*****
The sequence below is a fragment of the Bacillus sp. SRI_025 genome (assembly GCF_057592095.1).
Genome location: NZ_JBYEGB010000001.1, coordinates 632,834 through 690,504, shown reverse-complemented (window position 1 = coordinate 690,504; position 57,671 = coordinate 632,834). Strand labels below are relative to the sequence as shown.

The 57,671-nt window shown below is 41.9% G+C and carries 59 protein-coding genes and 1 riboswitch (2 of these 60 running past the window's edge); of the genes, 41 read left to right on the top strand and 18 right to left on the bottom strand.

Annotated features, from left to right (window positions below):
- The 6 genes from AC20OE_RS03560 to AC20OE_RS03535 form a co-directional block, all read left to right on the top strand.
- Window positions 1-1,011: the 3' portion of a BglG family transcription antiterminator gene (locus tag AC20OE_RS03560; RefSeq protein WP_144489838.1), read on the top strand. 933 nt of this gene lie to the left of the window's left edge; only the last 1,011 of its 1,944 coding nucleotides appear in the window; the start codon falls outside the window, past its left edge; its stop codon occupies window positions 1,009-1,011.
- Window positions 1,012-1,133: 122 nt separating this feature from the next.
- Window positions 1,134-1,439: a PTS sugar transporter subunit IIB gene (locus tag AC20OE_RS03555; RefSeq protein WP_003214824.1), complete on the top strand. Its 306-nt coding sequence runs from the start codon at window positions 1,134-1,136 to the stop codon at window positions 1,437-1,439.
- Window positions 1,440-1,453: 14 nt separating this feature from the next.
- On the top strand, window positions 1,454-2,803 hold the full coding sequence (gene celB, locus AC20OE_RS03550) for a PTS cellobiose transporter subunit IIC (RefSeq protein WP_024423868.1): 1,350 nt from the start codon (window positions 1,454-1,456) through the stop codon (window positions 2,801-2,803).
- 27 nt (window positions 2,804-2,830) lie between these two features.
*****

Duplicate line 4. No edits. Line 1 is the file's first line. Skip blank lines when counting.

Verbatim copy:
Annotated features, from left to right (window positions below):